Regala was shaken by the intensity of these reactions, but she never questioned her belief that glbtq people should be granted equal rights under the law, a matter of conscience that had been shaped by her life experiences, her understanding of democratic values, and her adherence to Christian teaching. She and her husband Leo decided that if such a perspective was unwelcome in the parish, they were also unwelcome. They decided to leave the parish.

They found a much more accepting congregation at St. Leo's Catholic Church in Tacoma's Hilltop neighborhood, which provides a spiritual home for many people of diverse views and backgrounds. At St. Leo's, individuals are encouraged to inform and follow their consciences, even when they reach conclusions that contradict those of the hierarchy.

Senator Regala told Gunter that she regrets that the Catholic Church has chosen to insert itself in the battle over the definition of civil marriage, especially to the extent of sponsoring Referendum 74, which seeks to nullify the marriage equality bill.

"Referendum 74 is not about the Catholic definition of sacramental marriage," she observed. "It's a civil rights issue and a legal issue. All couples should have the civil right and the privilege to make the same public statement of their love and commitment to each other."

Senator Regala's support for marriage equality stems both from her conscientious belief in equal rights and from her personal experiences. She grew up with a gay brother and a lesbian sister (both now deceased), and when she and her Filipino husband married in 1968, they were acutely aware that interracial marriage had been legalized nationwide only the year before.

Senator Regala's refusal to back down on her beliefs in the face of bullying from her Church is a refreshing example of an individual's strength of conscience.

In a document published on March 28, 2003 and approved by Pope John Paul II, the Congregation for the Doctrine of the Faith not only condemned with unusual vituperation same-sex marriage (declaring, for example, that homosexual unions are "evil" and that allowing homosexual couples to adopt children would amount to violence against children), but also announced that "When legislation in favour of the recognition of homosexual unions is proposed . . . in a legislative assembly, the Catholic law-maker has a moral duty to express his opposition clearly and publicly and to vote against it. To vote in favour of a law so harmful to the common good is gravely immoral."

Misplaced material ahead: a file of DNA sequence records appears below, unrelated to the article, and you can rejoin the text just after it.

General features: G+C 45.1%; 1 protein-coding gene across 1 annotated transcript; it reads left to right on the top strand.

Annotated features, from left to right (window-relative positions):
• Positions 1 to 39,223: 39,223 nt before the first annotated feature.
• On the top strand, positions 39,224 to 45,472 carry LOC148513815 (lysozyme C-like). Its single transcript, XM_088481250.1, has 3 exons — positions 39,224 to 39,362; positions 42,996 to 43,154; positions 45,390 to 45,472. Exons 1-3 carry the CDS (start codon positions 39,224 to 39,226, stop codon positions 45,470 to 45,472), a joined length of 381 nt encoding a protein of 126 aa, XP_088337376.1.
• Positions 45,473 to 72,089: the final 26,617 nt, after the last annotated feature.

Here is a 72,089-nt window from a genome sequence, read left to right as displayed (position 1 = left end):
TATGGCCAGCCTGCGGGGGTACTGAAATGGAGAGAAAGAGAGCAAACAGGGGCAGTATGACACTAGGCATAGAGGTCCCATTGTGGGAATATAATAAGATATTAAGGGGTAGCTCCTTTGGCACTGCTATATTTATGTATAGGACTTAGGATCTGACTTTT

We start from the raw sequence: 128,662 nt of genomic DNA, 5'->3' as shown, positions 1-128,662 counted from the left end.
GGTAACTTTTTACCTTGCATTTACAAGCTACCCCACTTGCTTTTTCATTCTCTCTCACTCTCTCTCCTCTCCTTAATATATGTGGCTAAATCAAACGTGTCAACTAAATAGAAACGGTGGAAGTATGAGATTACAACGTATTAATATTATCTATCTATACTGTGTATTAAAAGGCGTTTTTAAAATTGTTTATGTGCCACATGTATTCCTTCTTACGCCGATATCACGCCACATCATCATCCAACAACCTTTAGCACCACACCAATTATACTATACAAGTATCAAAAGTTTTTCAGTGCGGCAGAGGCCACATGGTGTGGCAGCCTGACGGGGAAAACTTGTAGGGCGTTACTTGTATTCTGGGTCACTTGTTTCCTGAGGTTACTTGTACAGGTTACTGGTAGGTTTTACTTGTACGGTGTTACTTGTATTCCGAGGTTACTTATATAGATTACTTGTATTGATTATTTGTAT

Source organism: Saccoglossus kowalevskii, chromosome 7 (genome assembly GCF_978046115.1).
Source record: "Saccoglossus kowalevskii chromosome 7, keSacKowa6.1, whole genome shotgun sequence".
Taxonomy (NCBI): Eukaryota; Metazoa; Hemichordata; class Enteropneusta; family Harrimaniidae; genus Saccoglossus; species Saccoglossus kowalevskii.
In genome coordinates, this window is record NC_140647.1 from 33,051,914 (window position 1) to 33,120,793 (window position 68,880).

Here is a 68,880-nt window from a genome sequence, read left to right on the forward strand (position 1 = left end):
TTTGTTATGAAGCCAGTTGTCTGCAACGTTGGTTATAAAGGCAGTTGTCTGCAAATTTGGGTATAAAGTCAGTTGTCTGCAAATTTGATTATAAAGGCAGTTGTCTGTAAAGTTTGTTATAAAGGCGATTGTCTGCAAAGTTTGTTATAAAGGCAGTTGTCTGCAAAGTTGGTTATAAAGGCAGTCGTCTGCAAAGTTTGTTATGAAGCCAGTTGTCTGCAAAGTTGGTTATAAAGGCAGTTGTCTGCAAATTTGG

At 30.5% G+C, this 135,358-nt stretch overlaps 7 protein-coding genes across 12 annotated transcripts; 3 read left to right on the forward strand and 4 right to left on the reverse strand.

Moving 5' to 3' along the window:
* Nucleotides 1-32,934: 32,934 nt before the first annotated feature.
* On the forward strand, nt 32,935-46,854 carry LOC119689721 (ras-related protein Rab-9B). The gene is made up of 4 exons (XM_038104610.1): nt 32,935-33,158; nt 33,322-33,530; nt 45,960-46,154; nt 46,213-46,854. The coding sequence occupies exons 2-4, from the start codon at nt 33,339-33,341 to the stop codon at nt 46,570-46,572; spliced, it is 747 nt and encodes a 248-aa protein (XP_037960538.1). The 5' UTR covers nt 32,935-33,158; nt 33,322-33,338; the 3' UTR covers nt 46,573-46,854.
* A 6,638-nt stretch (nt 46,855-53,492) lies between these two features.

Luckily, however, many Catholic politicians have had the strength of character to follow their consciences rather than the dictates to the Church. Soon after the publication of the document in 2003, several prominent Catholic politicians, including Senator Edward M. Kennedy, Senator John Kerry, and General Wesley Clark, pointedly disassociated themselves from any obligation to follow the dictates of the Church hierarchy in secular matters.

Senator Regala's experience also illustrates the fissures within the Church. Despite the hierarchy's attempt to enforce uniformity of belief, the Roman Catholic Church is less of a monolith than it might appear. Indeed, polls have shown that in the United States Roman Catholics constitute one of the strongest religious demographics in favor of glbtq rights, including marriage equality.

In the video below, Senator Regala speaks in favor of the marriage equality bill on the floor of the Washington state senate.

In the following video, Catholic clergy and laity sing in support of glbtq people and in opposition to Minnesota's proposed constitutional amendment to ban same-sex marriage. The beautiful hymn they are singing, "For All the Children," was written by David Lohman, the Faith Work Coordinator for the Institute for Welcoming Resources of the National Gay and Lesbian Task Force and a church music director.

 
Related Encyclopedia Entries
 
browse:   arts   literature   social-sciences   discussion boards
 
learn more about glbtq       contact us       advertise on glbtq.com
 
Bookmark and Share

glbtq™ and its logo are trademarks of glbtq, Inc.
This site and its contents Copyright © 2002-2014, glbtq, Inc.

Your use of this site indicates that you accept its Terms of Service.